Echolalia: Dos and Don’ts

Parents and caregivers are often puzzled by echolalia, which is a repetition of words or sounds that one hears from another person. It is an important step in language development and is usually seen in the first 3 years of life. Children learn to speak by echoing or repeating what they hear adults say. However, when it persists in children beyond the age of 3 years, it is considered as a sign of developmental/communication delay.

Did you know echolalia is often a sign of neurological or psychiatric impairments in adults? Check out our blog on neurological/post stroke rehabilitation and role of caregiver here. For the scope of this article, echolalia will be considered as a characteristic feature of communication delay.

Echolalia can be of 2 types.

  1. Immediate echolalia: Where an individual repeats what they heard right away or with a slight delay.

Mom: “Where is the ball?”

Child: “Where is the ball?”

  1. Delayed echolalia: Where an individual repeats what they have heard, but with a delay, which could be hours, days or weeks. It can be either mitigated (with changes) or unmitigated (exact repetition).

Unmitigated echolalia:

Child holding a ball: “Where is the ball?”

Mitigated echolalia:

Mom: What does a cat say?

Child: “What does a cat say, meow meow, good job!”

Presence of echolalia in a child’s speech can lead to anxiety, irritability and frustration. Let’s learn how to manage/modify echolalia.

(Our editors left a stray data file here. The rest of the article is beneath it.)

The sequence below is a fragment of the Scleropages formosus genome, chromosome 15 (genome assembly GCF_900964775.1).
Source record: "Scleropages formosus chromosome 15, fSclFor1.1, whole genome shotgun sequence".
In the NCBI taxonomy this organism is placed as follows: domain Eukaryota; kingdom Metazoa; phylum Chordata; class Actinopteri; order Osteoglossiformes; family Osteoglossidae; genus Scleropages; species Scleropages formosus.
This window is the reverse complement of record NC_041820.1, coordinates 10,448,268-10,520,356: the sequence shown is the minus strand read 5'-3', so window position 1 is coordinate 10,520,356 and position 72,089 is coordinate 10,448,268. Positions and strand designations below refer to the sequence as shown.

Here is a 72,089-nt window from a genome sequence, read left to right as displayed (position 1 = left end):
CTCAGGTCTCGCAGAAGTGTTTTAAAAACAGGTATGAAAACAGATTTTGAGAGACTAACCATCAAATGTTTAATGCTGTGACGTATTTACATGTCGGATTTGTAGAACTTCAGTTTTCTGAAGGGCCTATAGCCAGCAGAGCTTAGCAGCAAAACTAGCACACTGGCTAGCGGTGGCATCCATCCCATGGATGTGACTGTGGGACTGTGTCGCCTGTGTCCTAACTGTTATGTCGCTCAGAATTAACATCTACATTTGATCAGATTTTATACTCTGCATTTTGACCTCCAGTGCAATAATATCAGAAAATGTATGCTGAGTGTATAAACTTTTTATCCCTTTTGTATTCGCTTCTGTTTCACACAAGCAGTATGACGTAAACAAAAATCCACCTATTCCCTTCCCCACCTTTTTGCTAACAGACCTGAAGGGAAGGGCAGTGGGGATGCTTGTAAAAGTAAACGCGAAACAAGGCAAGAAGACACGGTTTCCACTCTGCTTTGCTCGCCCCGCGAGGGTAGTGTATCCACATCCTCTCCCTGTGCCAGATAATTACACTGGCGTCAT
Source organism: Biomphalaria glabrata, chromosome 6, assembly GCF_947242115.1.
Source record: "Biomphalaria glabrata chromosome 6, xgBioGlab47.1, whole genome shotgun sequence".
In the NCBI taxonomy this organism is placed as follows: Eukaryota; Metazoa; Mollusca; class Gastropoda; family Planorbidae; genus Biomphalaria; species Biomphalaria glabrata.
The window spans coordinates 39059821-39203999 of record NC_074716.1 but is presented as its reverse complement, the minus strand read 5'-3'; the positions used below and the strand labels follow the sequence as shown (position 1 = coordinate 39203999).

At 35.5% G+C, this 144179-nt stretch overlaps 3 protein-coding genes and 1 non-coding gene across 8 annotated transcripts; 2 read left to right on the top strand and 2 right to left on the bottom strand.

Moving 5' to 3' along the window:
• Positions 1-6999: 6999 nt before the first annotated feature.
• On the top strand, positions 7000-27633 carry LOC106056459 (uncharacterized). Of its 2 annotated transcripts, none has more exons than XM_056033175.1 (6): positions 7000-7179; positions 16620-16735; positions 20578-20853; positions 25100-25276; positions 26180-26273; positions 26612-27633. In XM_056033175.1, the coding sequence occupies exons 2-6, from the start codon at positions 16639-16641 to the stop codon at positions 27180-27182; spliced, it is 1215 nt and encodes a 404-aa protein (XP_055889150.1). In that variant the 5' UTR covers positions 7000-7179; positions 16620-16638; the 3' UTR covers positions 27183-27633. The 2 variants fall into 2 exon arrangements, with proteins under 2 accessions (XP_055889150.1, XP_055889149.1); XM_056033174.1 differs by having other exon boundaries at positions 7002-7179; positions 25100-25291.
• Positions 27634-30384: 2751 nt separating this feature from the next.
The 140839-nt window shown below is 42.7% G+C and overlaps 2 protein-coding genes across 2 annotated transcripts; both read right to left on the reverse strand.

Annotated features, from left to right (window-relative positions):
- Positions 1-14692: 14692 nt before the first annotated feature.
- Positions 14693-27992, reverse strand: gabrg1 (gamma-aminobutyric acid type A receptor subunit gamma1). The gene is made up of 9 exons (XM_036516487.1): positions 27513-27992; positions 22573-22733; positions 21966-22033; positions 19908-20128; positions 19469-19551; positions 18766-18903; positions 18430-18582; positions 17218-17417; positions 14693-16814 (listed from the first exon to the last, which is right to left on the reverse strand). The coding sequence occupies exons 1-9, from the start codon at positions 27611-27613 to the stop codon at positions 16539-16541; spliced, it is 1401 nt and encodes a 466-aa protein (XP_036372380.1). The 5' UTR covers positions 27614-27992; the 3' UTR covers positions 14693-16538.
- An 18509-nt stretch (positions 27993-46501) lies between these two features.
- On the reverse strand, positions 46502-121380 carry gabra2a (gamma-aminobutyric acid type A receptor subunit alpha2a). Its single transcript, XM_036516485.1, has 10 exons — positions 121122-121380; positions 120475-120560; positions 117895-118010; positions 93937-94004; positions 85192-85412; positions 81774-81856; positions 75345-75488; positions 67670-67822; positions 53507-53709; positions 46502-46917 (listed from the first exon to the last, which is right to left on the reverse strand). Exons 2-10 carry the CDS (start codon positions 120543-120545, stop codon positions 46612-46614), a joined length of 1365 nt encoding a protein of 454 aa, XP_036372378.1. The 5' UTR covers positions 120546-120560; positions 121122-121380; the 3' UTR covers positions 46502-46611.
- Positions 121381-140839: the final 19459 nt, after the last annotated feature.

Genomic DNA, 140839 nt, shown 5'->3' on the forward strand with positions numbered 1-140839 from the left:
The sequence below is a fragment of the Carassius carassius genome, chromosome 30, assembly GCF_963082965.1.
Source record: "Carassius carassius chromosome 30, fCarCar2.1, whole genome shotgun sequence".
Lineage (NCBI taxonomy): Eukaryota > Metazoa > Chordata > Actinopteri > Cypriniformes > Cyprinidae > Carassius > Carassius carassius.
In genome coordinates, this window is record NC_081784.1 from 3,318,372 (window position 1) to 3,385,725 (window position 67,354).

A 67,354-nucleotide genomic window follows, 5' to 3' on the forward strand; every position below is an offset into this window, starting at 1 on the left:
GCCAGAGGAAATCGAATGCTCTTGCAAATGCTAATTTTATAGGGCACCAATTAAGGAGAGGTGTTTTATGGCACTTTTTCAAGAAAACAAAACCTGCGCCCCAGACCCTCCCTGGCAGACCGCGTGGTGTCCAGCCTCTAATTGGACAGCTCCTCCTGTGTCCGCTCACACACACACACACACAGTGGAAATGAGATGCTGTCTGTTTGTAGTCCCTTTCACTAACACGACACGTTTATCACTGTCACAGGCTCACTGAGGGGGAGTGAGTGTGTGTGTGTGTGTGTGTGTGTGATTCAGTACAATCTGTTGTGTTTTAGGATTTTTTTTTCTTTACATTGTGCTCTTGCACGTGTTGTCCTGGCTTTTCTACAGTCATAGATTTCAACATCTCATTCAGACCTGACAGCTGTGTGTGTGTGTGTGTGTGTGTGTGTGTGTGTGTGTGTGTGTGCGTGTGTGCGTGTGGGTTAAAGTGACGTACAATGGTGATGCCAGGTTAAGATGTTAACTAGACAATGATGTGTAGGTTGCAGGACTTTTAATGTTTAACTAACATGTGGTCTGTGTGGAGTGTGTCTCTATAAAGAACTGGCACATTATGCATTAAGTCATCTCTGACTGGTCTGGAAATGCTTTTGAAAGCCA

1. Narrate the child’s play or activities, this helps to build vocabulary, which is crucial for enhancing comprehension and reducing echolalia.
  2. When a child echoes, it is often best to break down your utterances to smaller chunks which often facilitates enhanced comprehension.
  3. Limit the number of questions. Instead, model appropriate requests/answers. Example- instead of saying “Do you want crayon?”, say “Crayon, please”.
  4. Offer choices visually. Instead of saying “Do you want truck or ball?” you might hold up both items and model their names, then wait for the child to say the name of the one they want. 
  5. When offering choices, pair a preferred with non-preferred choice. For example-Q1. “Do you want to eat pizza or salad?”, “I want pizza” (pizza-preferred item/salad-non-preferred item) instead of asking “Do you want pizza or pasta?” (Both preferred items)
  6. When you notice breakdown in comprehension, you might want to use visuals and ask the questions/share the information again.
  7. When you anticipate breakdown in comprehension, it is okay to teach/model “I don’t know” as it is a more functional and socially acceptable response. For example- What is the date today?, I don’t know.
  8. When you have a student stuck on a word/phrase for a long time, you may want to respond/model additional ways they may say it. For example- “open door”, you may say- “can I open door?, please open door, I want open door” etc.
  9. When greeting or farewell, it is advisable to use “Hi or Hi friend” or, “good morning teacher” etc. instead of saying Hi Jane, or Good morning Ms. Smith.

For children with significant echolalia, it is okay to use social scripting. Scripting refers to using a series of words that are learnt. It provides kids with responses that are socially acceptable and functional. It is just like teaching typically developing kids to say “I am fine, thank you” when someone asks, “How are you?” This pre-existing script makes the conversation socially more acceptable.

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